Open Society Institute

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Open Society Institute
Image:Osi logo.jpg
Founders George Soros
Founded 1993
Headquarters New York, New York
Staff George Soros, Chairman
Aryeh Neier, President
Stewart J. Paperin, Executive Vice President

The Open Society Institute (OSI)[1], a private operating and grantmaking foundation, aims to shape public policy to promote democratic governance, human rights, and economic, legal, and social reform. On a local level, OSI implements a range of initiatives to support the rule of law, education, public health, and independent media. At the same time, OSI works to build alliances across borders and continents on issues such as combating corruption and rights abuses.

One of the aims of the OSI is the development of civil society organizations (e.g., charities, community groups and trade unions) to encourage participation in democracy and society.


[edit] History

OSI was created in 1993 by investor George Soros to support his foundations in Central and Eastern Europe and the former Soviet Union. Those foundations were established, starting in 1984, to help countries make the transition from communism.[citation needed] OSI has expanded the activities of the Soros Foundations network to other areas of the world where the transition to democracy is of particular concern. The Soros Foundations network encompasses more than 60 countries, including the United States. Controversial OSI projects included the Lindesmith Center and others dealing with drug reform.

[edit] Mission

The Open Society Institute works to build vibrant and tolerant democracies whose governments are accountable to their citizens. To achieve its mission, OSI seeks to shape public policies that assure greater fairness in political, legal, and economic systems and safeguard fundamental rights. On a local level, OSI implements a range of initiatives to advance justice, education, public health, and independent media. At the same time, OSI builds alliances across borders and continents on issues such as corruption and freedom of information. OSI places a high priority on protecting and improving the lives of people in marginalized communities.[2]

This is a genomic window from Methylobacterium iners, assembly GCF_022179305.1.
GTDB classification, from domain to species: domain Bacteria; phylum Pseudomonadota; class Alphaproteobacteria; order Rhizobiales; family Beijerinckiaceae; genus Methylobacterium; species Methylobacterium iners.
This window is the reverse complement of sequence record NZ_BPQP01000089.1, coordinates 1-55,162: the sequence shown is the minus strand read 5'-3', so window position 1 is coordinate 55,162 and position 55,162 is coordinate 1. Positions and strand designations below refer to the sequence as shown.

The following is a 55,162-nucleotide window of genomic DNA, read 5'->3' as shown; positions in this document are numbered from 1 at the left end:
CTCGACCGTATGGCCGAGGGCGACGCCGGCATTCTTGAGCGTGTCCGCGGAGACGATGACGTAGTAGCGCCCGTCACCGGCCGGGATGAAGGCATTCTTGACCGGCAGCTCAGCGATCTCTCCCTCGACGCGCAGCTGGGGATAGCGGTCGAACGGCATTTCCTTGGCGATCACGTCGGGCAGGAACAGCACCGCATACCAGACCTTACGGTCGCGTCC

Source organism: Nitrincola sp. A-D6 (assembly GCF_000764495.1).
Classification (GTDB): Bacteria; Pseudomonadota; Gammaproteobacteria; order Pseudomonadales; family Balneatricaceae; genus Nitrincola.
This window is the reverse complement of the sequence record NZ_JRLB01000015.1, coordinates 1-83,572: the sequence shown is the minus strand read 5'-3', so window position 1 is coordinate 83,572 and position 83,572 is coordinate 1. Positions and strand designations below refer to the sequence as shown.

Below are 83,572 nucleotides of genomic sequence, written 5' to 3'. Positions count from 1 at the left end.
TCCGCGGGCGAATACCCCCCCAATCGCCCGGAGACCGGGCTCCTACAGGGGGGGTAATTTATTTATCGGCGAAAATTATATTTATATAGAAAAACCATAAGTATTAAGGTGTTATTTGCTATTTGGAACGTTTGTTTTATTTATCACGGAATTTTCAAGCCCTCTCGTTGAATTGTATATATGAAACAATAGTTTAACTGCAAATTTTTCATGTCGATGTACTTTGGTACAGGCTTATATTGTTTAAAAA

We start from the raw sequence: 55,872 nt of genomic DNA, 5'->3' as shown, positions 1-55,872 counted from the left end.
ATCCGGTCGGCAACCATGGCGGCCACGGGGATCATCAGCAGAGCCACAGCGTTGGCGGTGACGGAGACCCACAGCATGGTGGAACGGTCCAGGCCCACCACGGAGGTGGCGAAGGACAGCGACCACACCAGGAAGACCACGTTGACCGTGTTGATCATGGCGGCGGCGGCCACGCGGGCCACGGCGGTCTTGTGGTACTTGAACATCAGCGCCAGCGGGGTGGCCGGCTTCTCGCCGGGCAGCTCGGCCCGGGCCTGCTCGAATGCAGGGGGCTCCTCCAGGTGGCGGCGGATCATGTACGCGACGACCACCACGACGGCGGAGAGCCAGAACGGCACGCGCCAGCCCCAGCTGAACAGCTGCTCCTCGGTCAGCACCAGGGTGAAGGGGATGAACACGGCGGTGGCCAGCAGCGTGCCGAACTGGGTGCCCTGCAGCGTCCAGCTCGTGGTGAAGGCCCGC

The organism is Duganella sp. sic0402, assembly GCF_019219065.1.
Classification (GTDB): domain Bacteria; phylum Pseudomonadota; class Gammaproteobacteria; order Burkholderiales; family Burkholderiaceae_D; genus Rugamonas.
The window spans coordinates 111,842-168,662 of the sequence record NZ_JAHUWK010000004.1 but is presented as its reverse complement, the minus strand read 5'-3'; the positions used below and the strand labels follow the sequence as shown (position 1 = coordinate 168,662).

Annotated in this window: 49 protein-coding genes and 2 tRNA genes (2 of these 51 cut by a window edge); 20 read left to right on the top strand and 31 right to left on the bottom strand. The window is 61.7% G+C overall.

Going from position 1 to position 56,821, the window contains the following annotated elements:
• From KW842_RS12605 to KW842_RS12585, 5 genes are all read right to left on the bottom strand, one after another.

[edit] Initiatives

Related initiatives include the Open Society Initiative for West Africa (OSIWA) and the Open Society Initiative for Southern Africa (OSISA). Recent efforts have included those that have met with controversy, including an effort in East Africa aimed at spreading human rights awareness among prostitutes in Uganda and other East African nations, which was not received well by the Ugandan authorities, who considered it an effort to legalize and legitimize prostitution.[3] Other initiatives includes: AfriMAP; Arts & Culture Program; Americas Quarterly; Burma Project/Southeast Asia Initiative; Central Eurasia Project; Central Eurasia Project; Closing the Addiction Treatment Gap; Documentary Photography Project; Early Childhood Program; East East Program: Partnership Beyond Borders; Education Support Program; EUMAP; Global Drug Policy Program; International Higher Education Support Program; Latin America Program; Local Government & Public Service Reform Initiative; Media Program; Middle East & North Africa Initiative (MENA)[4]; Open Society Fellowship[5]; OSI-Baltimore; OSI-Brussels; OSI-Washington, D.C.; Public Health Program; Roma Initiatives; Scholarship Programs; Special Initiatives; Think Tank Fund; Turkmenistan Project; U.S. Programs; Women's Program; and the Youth Initiative[6]

[edit] See also

[edit] References

  1. ^
  2. ^
  3. ^ BBC NEWS | Africa | Uganda prostitute workshop banned
  4. ^
  5. ^
  6. ^

[edit] Further reading

  • Thomas Carothers (1999) Aiding Democracy Abroad: The Learning Curve, Washington DC., Carnegie Endowment for International Peace, 1999.
  • Nicolas Guilhot, ‘Reforming the World: George Soros, ‘Global capitalism and the philanthropic management of the social sciences’, Critical Sociology, 2007.
  • Andrea Krizsán and Viola Zentai (eds) Reshaping Globalization: Multilateral Dialogues and New Policy Initiatives, Budapest, Central European University Press, 2003.
  • Thomas Palley, ‘The Open Institute and Global Social Policy’, Global Social Policy, 3(1) 2003: 17-18.
  • Joan Roelofs, Foundations and Public Policy: The Mask of Pluralism, Albany, SUNY, 2003.
  • Diane Stone, “Market Principles, Philanthropic Ideals and Public Service Values: The Public Policy Program at the Central European University”, PS: Political Science and Politics, July 2007: 545—551

[edit] External links

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